09 Apr

Dogfighting Awareness


Since 2014, April 8th has been National Dogfighting Awareness Day. Dogfighting is a serious form of animal cruelty where dogs are put into heinous situations, where they often end up seriously injured or dead.

The cruelty does not just occur in the dogfight itself, but starts in puppyhood, where the dogs are raised in isolation and regularly conditioned for fighting and aggressive behavior. These dogs are given steroids and other drugs to help boost muscle mass and also to help with the aggression needed for the fights. Regrettably these dogs end up with cropped ears and tails that are performed with obscene and ruthless techniques. Pet dogs can be stolen from private yards to be used as bait dogs for the main fighting dogs, a practice that homeowners and renters need to be vigilant of.

During a dogfight, which can last up to 2 hours, onlookers make bets on which dog will win. These bets can be upwards of a couple thousand dollars and certainly add to the intensity of the arena. Additionally, there are sales and use of illegal substances, firearms, and many other weapons as a result of the large amounts of cash present at these events. The fights take place in a pit ranging from 14-20 square feet. The pit keeps the fight contained. Fights can happen anywhere from a back alley to a staged enterprise.

Sadly, young children are often in attendance at these events, which encourages enthusiasm for violence, and disregard for animal suffering as well as law enforcement. Homicides and other violent crimes have been connected to dogfighting. Law enforcement has gotten involved over the years and brought to light the disconcerting facets of dog fighting. Participating in dogfights is a felony offense in all 50 states and the District of Columbia, Guam, Puerto Rico, and the US Virgin Islands. In addition, knowingly bringing a minor to a dogfight can result in felony charges. Furthermore, being a spectator of dogfights is a felony charge since dogfights are not widely publicized and spectators have to seek them out. Dogfighting is not just a spur-of-the-moment act, it’s an organized practice. It makes investigations very difficult, risky and expensive to avoid being caught.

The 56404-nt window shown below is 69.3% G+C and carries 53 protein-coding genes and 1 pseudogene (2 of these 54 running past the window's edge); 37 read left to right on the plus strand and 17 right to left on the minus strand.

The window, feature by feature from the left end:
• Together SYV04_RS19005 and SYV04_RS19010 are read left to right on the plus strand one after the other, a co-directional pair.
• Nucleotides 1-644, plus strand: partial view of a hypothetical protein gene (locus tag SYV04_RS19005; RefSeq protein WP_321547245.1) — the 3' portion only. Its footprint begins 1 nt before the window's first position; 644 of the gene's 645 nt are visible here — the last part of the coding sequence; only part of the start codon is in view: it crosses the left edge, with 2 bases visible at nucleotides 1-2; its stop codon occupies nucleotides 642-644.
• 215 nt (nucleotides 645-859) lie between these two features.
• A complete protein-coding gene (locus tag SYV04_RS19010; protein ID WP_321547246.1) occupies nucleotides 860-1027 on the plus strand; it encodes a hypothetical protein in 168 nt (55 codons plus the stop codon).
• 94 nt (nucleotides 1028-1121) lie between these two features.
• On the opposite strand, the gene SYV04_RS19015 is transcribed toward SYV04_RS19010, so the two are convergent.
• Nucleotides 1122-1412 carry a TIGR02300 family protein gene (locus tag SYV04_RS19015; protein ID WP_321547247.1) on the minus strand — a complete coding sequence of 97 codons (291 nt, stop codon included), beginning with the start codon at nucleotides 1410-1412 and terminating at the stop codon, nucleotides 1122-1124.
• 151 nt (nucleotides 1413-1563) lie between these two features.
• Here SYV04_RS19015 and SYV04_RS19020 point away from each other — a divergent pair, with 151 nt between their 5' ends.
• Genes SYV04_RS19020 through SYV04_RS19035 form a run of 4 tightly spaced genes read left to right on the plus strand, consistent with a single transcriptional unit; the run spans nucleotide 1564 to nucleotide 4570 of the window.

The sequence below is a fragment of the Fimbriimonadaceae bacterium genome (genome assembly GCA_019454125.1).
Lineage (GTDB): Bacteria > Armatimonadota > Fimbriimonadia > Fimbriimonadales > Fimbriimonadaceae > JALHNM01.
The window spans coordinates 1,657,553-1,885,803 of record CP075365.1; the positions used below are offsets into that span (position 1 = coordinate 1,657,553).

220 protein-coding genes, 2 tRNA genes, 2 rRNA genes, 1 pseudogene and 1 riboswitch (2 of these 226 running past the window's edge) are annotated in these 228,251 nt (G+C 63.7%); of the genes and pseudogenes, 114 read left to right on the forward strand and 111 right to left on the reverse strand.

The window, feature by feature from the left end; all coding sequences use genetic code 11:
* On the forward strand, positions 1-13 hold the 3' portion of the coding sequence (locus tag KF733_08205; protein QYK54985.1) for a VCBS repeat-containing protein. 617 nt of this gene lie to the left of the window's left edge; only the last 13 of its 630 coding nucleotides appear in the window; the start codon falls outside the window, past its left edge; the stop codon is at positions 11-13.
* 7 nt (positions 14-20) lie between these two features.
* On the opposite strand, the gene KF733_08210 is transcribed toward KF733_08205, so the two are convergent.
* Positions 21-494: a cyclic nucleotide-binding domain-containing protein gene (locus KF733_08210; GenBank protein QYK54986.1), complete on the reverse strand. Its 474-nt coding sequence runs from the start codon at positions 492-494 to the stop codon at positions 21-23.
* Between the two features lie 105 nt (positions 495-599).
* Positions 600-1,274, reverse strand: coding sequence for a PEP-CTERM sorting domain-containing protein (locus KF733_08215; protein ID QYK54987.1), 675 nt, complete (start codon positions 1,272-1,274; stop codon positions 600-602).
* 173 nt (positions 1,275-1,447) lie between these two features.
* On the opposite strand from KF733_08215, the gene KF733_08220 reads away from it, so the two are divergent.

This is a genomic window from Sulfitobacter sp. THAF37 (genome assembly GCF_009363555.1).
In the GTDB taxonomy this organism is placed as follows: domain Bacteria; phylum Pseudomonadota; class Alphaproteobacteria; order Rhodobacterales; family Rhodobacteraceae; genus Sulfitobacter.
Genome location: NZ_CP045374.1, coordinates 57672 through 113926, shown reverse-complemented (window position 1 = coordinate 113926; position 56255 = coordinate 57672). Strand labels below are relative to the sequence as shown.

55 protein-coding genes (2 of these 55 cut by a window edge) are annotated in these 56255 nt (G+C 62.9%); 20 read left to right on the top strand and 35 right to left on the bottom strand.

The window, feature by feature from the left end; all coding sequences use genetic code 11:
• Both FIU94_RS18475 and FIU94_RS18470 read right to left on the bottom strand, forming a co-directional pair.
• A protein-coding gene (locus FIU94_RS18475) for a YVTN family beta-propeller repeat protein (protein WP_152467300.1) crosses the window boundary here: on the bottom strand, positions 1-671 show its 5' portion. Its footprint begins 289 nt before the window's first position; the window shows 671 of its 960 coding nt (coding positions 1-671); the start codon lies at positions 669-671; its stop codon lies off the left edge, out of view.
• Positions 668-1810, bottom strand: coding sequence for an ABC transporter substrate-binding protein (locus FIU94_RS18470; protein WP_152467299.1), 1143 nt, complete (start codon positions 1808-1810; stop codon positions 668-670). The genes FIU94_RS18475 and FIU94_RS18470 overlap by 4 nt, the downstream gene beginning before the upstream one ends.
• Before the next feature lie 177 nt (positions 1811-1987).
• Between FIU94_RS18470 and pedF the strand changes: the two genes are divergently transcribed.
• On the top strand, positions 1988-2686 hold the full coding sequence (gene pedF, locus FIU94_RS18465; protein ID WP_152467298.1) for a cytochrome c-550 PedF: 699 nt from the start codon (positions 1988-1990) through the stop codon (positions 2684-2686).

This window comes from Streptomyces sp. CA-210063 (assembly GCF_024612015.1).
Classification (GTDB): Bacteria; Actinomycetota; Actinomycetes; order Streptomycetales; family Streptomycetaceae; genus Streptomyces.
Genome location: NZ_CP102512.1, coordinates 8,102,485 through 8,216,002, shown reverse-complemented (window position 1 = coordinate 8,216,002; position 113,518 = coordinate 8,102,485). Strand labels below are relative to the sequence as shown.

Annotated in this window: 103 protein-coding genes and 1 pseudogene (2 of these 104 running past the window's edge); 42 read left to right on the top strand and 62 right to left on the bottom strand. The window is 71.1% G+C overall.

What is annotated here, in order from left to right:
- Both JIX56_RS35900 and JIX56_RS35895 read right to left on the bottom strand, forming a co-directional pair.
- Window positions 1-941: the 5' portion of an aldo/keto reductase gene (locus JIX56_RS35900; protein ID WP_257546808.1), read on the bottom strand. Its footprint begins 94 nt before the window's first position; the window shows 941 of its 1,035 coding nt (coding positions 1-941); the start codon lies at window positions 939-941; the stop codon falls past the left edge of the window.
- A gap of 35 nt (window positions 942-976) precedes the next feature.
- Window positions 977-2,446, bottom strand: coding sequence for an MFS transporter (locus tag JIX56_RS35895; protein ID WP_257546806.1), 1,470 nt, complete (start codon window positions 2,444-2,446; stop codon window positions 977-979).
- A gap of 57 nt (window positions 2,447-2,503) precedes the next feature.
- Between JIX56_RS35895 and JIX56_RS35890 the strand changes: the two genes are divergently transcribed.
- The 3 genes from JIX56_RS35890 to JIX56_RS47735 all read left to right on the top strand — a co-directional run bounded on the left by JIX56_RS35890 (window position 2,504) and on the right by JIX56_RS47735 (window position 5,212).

As current, or future, veterinary professionals, it is important to be aware of signs of abuse and maltreatment of animals. In order to help stop dogfighting, signs that indicate a potential for dogfighting include:

  • Dogs with multiple scars and ears or lips ripped off
  • Dogs with heavy chains
  • Dogs that are chained inches apart from each other
  • Dogs that are chained or penned out of public view

If you spot any of these potential signs of dogfighting, notify the local authorities immediately.

In conclusion, dogfighting is violent and highly secretive business that makes it difficult for law enforcement to infiltrate. It is extremely harmful to dogs and creates an underground, black-market type of culture that is difficult for authorities to track and enforce the laws. Using the signs listed above, Vet Techs can help to stop the vicious practice that is still prevalent across the world, and country, today.

Visit the following websites for additional information and help put an end to dogfighting: